Scenic photo of Lucasse teaching honoree Chuck Stull
Senior Instructor Chuck Stull will be honored with the Florence J. Lucasse Lectureship for Excellence in Teaching in a ceremony at 4 p.m. Tuesday, May 8, in the Olmsted Room.

“I just love the interaction with students,” said Stull, who will be honored with the Florence J. Lucasse Lectureship for Excellence in Teaching in a ceremony at 4 p.m. Tuesday, May 8, in the Olmsted Room. “When a student is struggling with something and I can help, it’s immensely satisfying.”

Stull joined K’s Economics and Business Department in 1996. He holds degrees from Northwestern University and the University of Wisconsin-Madison.

He is an avid traveler, spending his most recent sabbatical, during the 2014-15 school year, in England and Spain, and visiting South Africa in 2016. He has also traveled to Turkey, China, the Dominican Republic, Ecuador, Costa Rica and Mexico, and keeps in his office a collection of Frosted Flakes boxes in many languages, reflecting his many journeys and his sense of humor, something else his students enjoy.

As the name implies, the Lucasse lectureship involves giving a lecture. Stull said he is still working out the topic for his talk.

“I guess it’ll be a surprise,” he said. “I hope it’s not a surprise for me.”

The Florence J. Lucasse Lectureship (for outstanding classroom teaching) and Fellowship (for outstanding achievement in creative work, research or publication) at Kalamazoo College were established in 1979, and Stull is the 30th recipient of the lectureship. The awards were created to honor Florence J. Lucasse, a 1910 alumna, in recognition of her long and distinguished career and in response to the major unrestricted endowment gift given to the College in her will.

K Student Wins Alpha Lambda Delta Graduate Fellowship

Alpha Lambda Delta, the National Honor Society for top first-year students, is awarding Kalamazoo College’s Guillermo Dominguez-Garcia ’18 a Dr. Helen Clarke Graduate Fellowship to continue his studies next school year.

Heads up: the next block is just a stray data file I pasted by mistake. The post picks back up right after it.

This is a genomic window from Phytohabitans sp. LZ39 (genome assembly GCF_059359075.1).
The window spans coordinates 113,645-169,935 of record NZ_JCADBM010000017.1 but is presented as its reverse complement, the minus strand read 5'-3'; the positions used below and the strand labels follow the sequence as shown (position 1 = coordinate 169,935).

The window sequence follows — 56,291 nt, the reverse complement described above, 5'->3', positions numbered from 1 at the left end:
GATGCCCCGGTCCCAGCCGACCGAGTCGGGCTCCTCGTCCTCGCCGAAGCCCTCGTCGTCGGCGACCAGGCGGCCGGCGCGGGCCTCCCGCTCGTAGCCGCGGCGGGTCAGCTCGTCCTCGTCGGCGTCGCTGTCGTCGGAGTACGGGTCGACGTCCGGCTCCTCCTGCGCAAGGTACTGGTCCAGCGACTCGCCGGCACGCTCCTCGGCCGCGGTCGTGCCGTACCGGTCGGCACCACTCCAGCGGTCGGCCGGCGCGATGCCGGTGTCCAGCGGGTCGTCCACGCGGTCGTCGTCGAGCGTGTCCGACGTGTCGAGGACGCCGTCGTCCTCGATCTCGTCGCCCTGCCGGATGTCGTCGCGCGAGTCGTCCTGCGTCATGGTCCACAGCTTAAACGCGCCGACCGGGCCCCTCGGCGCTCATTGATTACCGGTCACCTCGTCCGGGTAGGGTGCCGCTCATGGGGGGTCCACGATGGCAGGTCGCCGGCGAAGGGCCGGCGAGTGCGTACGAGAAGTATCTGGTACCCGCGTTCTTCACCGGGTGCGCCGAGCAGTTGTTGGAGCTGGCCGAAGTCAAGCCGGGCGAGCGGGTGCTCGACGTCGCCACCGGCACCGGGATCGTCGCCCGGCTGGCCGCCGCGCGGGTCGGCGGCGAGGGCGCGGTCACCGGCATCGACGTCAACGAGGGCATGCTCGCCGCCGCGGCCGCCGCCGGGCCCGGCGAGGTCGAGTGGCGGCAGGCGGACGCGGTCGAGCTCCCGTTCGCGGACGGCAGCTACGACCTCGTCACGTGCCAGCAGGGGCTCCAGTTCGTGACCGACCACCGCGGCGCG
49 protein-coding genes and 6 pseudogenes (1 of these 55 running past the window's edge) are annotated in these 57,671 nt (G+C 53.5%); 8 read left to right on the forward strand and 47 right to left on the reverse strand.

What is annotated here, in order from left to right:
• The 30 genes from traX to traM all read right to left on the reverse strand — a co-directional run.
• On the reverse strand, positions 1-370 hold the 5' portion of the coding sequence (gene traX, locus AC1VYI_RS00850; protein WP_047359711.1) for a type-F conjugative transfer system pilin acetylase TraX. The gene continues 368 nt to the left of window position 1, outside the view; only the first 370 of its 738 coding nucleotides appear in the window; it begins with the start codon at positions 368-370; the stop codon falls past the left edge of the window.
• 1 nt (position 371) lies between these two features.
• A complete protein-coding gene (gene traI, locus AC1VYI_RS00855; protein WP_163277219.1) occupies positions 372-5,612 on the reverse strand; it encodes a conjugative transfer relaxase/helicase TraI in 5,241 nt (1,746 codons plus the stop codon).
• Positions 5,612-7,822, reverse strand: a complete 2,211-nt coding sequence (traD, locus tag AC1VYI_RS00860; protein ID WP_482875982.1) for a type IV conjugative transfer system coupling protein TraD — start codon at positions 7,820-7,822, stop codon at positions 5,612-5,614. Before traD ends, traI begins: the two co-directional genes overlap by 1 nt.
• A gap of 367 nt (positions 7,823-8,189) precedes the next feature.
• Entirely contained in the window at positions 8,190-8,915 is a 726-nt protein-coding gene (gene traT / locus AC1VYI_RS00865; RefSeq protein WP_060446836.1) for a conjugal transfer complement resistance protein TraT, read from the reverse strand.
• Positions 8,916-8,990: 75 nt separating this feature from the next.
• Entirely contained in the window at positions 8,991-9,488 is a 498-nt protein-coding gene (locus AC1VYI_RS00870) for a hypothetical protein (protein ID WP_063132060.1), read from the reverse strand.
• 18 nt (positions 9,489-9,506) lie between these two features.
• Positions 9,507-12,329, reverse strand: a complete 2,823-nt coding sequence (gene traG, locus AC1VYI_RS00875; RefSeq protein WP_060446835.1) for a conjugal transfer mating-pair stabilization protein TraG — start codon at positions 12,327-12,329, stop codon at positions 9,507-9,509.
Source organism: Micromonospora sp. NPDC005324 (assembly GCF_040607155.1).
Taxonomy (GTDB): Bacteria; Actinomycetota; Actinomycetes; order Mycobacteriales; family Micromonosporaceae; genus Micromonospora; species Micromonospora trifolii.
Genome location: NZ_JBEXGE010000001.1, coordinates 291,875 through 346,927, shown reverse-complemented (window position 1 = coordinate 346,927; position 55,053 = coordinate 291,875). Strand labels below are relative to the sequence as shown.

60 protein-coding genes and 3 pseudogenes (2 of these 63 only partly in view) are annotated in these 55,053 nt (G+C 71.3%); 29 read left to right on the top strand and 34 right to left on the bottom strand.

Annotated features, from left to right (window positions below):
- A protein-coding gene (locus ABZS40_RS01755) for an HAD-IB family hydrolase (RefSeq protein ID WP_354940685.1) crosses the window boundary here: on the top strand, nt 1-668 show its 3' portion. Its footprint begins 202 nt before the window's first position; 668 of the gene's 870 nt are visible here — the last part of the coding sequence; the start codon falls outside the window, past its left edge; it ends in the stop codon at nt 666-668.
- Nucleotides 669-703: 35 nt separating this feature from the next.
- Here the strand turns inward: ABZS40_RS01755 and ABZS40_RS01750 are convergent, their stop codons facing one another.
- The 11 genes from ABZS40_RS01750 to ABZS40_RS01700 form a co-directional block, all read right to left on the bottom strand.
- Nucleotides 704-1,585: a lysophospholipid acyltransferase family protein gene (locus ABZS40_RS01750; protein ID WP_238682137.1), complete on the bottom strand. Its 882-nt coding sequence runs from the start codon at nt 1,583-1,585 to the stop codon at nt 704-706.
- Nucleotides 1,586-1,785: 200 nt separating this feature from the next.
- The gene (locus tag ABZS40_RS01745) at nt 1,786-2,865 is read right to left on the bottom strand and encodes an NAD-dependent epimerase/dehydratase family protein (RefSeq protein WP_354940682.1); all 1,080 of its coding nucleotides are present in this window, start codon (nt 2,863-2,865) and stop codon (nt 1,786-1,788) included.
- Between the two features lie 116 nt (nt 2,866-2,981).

Alpha Lambda Delta Honoree Guillermo Dominguez-Garcia
Guillermo Dominguez-Garcia is receiving one of 26 Alpha Lambda Delta Graduate Fellowships awarded annually for graduate study.

The $3,000 grant will help defray Dominguez-Garcia’s expenses as he seeks an advanced degree in public policy. Admitted to Alpha Lambda Delta in 2015, he is studying philosophy and economics at K.

His many activities at K have included playing on the men’s tennis team, K to the Big Apple, Launch into Leadership and serving as a consultant at the College’s Writing Center and as a class agent for the Class of 2018. Born in Madrid, Spain, he grew up in China, Thailand and South Africa, and now calls Bethesda, Maryland, home. He is fluent in Mandarin, French, Spanish and English.

The grant he is receiving is one of 26 awarded annually for graduate study. It is named for the 10th national president of Alpha Lambda Theta, who served from 1979 to 1982.

Founded in 1924, Alpha Lambda Delta has a presence on over 275 campuses nationwide.

Five Faculty Members Receive Tenure

With specialties ranging from the psychology of adolescents to Victorian literature, five Kalamazoo College professors have achieved tenure.

The milestone recognizes the scholarship and teaching they have completed to the point of tenure, and it is also a sign of confidence in the contributions they will make during their entire careers. The College’s Board of Trustees, meeting in March, voted to grant tenure to:

Kyla Day Fletcher, Lucinda Hinsdale Stone Assistant Professor of Psychology

Ryan Fong tenure
Ryan Fong
Kyla Day Fletcher tenure
Kyla Day Fletcher

Fletcher holds a Ph.D. in developmental psychology from the University of Michigan. Her scholarly work focuses on the role of culture, socialization, and decision-making on sexual health and substance use outcomes among adolescents and young adults.

Ryan Fong, assistant professor of English

Fong holds a Ph.D. in English from the University of California, Davis. He teaches a broad range of courses in 19th- and 20th-century British literature, as well as courses in women, gender and sexuality. His research focuses on Victorian literature and culture and, more specifically, how the Victorian novel has shaped and been shaped by contemporary fiction, film and popular culture.